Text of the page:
Foreign-born populations are a growing presence in many rural areas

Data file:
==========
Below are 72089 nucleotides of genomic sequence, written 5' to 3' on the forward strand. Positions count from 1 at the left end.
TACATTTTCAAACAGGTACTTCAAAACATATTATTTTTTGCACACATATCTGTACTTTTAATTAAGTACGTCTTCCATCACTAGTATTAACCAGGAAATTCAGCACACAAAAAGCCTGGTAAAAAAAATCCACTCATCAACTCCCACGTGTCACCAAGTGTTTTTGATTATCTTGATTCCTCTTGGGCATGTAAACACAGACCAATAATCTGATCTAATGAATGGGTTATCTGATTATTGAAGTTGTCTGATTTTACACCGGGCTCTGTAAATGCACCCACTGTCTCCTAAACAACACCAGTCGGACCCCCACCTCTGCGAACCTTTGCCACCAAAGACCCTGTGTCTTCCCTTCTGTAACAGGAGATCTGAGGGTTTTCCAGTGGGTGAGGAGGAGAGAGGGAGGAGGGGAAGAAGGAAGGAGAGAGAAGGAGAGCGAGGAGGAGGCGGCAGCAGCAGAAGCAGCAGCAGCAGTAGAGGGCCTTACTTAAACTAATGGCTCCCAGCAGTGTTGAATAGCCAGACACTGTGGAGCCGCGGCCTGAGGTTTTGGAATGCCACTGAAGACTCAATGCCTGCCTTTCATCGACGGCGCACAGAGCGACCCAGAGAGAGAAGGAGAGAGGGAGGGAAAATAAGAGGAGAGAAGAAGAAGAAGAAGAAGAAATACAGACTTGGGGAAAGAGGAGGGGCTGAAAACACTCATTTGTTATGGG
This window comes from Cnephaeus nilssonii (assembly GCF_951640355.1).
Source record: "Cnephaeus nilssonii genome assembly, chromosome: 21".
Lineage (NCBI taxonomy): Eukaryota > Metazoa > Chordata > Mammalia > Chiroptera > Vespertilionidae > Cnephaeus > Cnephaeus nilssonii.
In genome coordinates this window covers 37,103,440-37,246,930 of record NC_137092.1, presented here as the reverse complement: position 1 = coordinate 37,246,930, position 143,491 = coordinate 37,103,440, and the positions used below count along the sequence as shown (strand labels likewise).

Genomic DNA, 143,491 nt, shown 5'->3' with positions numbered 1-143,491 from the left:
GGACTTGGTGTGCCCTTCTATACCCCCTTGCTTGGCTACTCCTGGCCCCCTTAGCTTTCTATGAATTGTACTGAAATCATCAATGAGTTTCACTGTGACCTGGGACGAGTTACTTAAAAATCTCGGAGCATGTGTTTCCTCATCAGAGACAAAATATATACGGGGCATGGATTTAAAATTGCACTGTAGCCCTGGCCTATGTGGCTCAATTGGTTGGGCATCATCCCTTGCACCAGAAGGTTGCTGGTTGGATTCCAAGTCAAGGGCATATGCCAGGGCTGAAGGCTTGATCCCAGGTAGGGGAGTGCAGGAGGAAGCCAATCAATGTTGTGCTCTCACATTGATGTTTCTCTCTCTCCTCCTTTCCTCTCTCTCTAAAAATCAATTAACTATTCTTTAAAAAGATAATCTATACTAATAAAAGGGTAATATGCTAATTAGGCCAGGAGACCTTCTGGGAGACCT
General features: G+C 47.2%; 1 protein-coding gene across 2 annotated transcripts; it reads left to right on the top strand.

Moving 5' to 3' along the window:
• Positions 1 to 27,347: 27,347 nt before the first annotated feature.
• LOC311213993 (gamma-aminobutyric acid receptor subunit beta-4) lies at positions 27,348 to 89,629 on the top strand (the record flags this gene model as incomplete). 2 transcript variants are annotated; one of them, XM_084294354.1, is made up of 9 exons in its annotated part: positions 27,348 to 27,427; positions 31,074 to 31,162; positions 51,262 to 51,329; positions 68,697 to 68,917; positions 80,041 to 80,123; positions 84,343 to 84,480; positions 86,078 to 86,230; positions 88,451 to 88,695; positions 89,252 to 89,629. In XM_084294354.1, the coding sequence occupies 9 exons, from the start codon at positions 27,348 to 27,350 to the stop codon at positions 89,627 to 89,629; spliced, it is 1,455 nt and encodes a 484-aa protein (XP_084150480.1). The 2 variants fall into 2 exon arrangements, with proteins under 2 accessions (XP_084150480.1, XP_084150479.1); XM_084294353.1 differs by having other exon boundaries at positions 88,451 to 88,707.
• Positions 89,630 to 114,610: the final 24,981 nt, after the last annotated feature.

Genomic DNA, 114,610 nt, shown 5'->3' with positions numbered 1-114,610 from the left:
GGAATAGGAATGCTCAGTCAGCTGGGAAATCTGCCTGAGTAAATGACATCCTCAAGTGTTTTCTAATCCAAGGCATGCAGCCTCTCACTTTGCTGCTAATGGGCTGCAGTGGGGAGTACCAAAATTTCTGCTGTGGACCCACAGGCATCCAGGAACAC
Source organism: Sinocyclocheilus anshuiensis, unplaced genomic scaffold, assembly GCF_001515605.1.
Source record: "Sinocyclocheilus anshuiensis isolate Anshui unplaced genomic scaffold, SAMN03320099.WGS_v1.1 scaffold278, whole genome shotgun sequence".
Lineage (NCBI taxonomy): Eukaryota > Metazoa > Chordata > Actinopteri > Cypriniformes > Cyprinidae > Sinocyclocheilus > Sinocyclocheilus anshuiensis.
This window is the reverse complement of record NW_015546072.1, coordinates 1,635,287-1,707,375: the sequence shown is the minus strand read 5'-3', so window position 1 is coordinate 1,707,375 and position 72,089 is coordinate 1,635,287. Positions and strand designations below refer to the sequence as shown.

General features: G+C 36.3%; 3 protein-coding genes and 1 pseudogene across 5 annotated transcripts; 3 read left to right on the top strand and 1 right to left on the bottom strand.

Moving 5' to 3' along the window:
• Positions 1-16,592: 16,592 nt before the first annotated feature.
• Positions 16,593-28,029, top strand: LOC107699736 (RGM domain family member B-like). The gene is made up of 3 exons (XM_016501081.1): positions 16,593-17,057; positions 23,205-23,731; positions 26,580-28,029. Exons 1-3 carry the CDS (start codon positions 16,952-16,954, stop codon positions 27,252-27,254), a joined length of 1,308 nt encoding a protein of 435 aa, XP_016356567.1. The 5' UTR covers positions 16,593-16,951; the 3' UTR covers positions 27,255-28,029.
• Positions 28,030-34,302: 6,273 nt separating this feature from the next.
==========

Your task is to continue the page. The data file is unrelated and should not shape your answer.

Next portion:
The foreign-born population of the United States has increased rapidly since 1970, primarily due to immigration from Latin America and Asia. By 2010, about 40 million people of foreign birth lived in the United States, accounting for 13 percent of the population. New immigrants have historically settled in urban areas, and that continues to be true today. Nonetheless, during 2007-11, an average of 2.1 million foreign-born people lived either in nonmetro counties or in metro counties with economies that are heavily dependent on agriculture. Although the foreign-born population in such counties accounted for a smaller percentage of the total population (4.1 percent) than in the Nation as a whole, some of these counties have large foreign-born populations. Not surprisingly, many counties along the U.S.-Mexico border and in southern Florida have above-average concentrations of foreign born, but so do places like Clark County, Idaho (31 percent); Seward County, Kansas (31 percent); Echols County, Georgia (26 percent); and Franklin County, Washington (26 percent). This map is found in Immigration and the Rural Workforce, on the ERS website, updated February 2013.
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